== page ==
Navy submarine sinks after serial blasts in Mumbai dockyard, 18 sailors still missing

A smaller intensity explosion was followed by two massive blasts, causing a major fire in the Russian-made submarine, Admiral D K Joshi, Chief of Naval Staff told reporters after visiting the dockyard in Colaba.

Joshi, who accompanied Defence Minister A K Antony, did not rule out the possibility of sabotage but said, "Indications so far do not support such a theory."

The diesel-electric submarine was commissioned into the Indian Navy in 1997 at a cost of around Rs 400 crore and had gone through a Rs 450-crore extensive upgrade in Russia under a contract signed in 2010. The warship rejoined the navy on April 29, this year. The boat displaces 2,300 tonnes, carries 52 crew members, has a top speed of 19 knots (35 km per hour) and diving depth of 300 metres.

It was fully armed at the time of the mishap, navy sources said.

With the 18 navy personnel still missing nearly 17 hours after the mishap, Joshi said, "While we can hope for the best, we have to be prepared for the worst. "Miracles do happen. There might be air-pockets (to aid their survival). We know that so much time has gone by," he said.

Joshi said three other personnel who were on board the vessel but not inside, jumped to safety but were too shocked to make a statement.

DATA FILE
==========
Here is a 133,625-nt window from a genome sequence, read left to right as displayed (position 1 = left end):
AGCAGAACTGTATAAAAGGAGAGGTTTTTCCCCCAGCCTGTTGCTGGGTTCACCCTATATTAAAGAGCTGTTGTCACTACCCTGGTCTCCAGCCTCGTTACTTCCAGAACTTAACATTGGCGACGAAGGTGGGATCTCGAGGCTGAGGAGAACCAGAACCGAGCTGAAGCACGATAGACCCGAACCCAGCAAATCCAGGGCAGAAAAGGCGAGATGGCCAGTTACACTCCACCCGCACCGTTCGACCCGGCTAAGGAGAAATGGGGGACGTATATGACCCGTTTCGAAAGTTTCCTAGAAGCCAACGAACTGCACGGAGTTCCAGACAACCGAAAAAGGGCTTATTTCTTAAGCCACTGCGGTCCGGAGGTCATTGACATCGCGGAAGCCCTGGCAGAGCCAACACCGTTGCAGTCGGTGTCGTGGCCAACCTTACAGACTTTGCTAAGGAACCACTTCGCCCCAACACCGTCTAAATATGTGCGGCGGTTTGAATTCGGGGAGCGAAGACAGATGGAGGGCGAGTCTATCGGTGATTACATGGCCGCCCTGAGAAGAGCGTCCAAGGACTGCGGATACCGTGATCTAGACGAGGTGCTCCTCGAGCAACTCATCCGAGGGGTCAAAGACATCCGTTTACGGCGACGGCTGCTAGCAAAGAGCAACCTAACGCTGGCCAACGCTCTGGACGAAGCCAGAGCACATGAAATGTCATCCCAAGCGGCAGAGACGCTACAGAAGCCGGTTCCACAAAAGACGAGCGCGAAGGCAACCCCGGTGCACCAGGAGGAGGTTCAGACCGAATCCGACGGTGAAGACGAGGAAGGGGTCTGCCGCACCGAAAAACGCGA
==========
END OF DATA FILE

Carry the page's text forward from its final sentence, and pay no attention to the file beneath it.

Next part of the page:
A board of inquiry has been constituted to probe the reason behind the blasts and it is expected to submit its report within four weeks, he said.

Divers from the navy, Joshi said, have been able to cut through the vessel, as all hatches had fused due to the fire, and were looking for the missing personnel, but without any success so far.

The deafening blast followed by a fire occurred shortly after midnight on the INS Sindhurakshak submarine at the naval dockyard, officials said.
TV grabs showed a huge ball of flame.

Some INS Sindhurakshak sailors have been rushed to naval hospital INHS Ashvini in Colaba.

The explosion on the submarine comes within days of India getting its first indigenous aircraft carrier Vikrant Aug 12 and the nuclear reactor that propels Arihant, the country's first ballistic missile submarine, going critical Aug 9.

A second submarine, also berthed at the dockyard, escaped any major harm after the fire engulfed INS Sindhurakshak, Mumbai fire brigade sources said.

At least 16 fire tenders of Mumbai Fire Brigade and Mumbai Port Trust were rushed to assist the naval fire brigade to douse the conflagration, the smoke emanating from which could be seen in many parts of south Mumbai.

A fire brigade official said that around 3 am, the blaze had been brought under control and prevented from spreading to other vessels docked in the vicinity.

Deputy Chief Fire Officer P S Rahandale said he saw one submarine was engulfed in fire while another submarine, which was about 10 to 15 feet away, was "partially" on fire.

Rahandale said his team of firemen and Navy's Fire Brigade personnel immediately "attacked" the flames that were near the second sub. From the dozens of fire tenders, a wall of high-pressure stream of water was built between Sindhurakshak and the second sub with the help of eight to nine water cannons. The second submarine was then moved to a safe place.

Naval chief Joshi said the flames that leapt from the sinking vessel touched the outer casing of the second sub, also a Sindhughosh-class submarine like Sindhurakshak. There was no damage to the second sub, he said, adding the vessel was quickly taken to safety.

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